The antiemetic effect of lorazepam after outpatient strabismus surgery in children

S. N. Khalil, J. M. Berry, G. Howard, K. Lawson, C. Hanis, M. L. Mazow, T. H. Stanley

Research output: Contribution to journalArticlepeer-review

54 Scopus citations


The high incidence of postoperative emesis after strabismus surgery in pediatric outpatients can be reduced by the prophylactic administration of droperidol 75 μg/kg intravenously. However, this may be associated with profound sedation, delayed discharge, dysphoria, agitation, and extrapyramidal symptoms in this population. Because lorazepam used as an antiemetic in children during chemotherapy decreased the incidence of nausea and vomiting, we compared the antiemetic effects of lorazepam and droperidol in a randomized, double-blind, placebo-controlled study of 129 healthy children undergoing surgical correction of strabismus. The children, aged 1- 13 yr. were randomly allocated into three groups. The children in group 1 received droperidol 75 μg/kg intravenously; those in group 2 received lorazepam 10 μg/kg intravenously; and those in group 3 received placebo. Anesthesia consisted of halothane, nitrous oxide in oxygen, and atracurium. Study drugs were administered intravenously after induction of anesthesia but before surgery. In children 3-13 yr old, administration of either lorazepam or droperidol was associated with a lower (P < 0.024) incidence of post- operative vomiting. There was no difference between the antiemetic effect of lorazepam and that of droperidol. The incidence of post-operative agitation was greater in the droperidol group (P < 0.001) than in the lorazepam and placebo groups. Postdischarge vomiting was less (P < 0.009) in children younger than 3 yr of age. Lorazepam, similar to droperidol, has an antiemetic effect in outpatient children 3-13 yr old undergoing strabismus correction, but it is associated with less postoperative agitation than is droperidol.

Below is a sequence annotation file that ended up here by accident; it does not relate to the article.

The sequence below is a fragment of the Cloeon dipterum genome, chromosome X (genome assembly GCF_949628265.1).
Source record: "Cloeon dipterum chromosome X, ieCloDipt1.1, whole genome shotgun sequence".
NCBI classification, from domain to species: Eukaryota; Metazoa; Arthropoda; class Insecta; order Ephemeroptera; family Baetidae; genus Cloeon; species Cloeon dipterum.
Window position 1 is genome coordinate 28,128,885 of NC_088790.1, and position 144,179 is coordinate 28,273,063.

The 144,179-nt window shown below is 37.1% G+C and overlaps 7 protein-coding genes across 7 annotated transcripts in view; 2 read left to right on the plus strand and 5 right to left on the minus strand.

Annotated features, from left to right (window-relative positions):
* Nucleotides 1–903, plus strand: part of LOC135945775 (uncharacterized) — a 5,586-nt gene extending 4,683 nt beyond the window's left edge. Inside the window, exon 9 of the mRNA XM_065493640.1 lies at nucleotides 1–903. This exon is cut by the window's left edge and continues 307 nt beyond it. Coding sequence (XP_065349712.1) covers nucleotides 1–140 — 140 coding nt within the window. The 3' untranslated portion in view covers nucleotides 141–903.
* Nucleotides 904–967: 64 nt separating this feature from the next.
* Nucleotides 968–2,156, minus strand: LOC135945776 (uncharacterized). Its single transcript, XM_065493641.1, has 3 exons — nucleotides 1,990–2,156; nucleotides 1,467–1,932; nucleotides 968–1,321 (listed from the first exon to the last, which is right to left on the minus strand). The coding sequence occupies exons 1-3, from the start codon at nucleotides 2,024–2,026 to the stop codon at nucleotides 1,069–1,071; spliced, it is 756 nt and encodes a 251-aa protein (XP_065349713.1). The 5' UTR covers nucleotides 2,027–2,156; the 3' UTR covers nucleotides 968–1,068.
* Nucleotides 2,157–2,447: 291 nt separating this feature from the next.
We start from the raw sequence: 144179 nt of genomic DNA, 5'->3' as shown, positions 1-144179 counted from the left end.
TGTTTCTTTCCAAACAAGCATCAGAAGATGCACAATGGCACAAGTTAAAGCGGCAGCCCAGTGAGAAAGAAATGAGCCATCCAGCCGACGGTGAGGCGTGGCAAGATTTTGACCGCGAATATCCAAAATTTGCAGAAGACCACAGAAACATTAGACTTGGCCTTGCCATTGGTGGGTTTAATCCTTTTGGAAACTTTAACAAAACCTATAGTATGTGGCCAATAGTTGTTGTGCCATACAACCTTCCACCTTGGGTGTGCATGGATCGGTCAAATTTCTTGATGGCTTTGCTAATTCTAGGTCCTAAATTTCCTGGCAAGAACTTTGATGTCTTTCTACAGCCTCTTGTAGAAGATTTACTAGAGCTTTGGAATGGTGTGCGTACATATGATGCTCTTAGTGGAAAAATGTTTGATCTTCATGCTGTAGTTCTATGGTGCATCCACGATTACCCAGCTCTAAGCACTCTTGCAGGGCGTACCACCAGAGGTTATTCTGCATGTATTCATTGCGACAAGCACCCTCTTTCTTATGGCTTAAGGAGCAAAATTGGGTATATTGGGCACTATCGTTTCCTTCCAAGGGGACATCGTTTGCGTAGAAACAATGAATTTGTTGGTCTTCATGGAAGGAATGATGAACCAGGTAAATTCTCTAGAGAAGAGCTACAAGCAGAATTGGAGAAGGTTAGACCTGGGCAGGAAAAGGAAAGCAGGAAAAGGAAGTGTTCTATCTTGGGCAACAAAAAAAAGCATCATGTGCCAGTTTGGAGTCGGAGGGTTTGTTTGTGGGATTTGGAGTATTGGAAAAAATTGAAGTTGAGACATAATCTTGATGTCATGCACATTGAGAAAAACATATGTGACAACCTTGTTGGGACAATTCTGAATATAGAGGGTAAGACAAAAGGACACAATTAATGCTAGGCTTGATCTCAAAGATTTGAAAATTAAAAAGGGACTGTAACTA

Original languageEnglish (US)
Pages (from-to)915-919
Number of pages5
Issue number5
StatePublished - Nov 24 1992


  • Anesthesia: pediatrics
  • Anesthetics, gases: nitrous oxide
  • Anesthetics, volatile: halothane
  • Antiemetics: droperidol; lorazepam
  • Complications, postoperative: agitation; vomiting
  • Surgery: strabismus

ASJC Scopus subject areas

  • Anesthesiology and Pain Medicine


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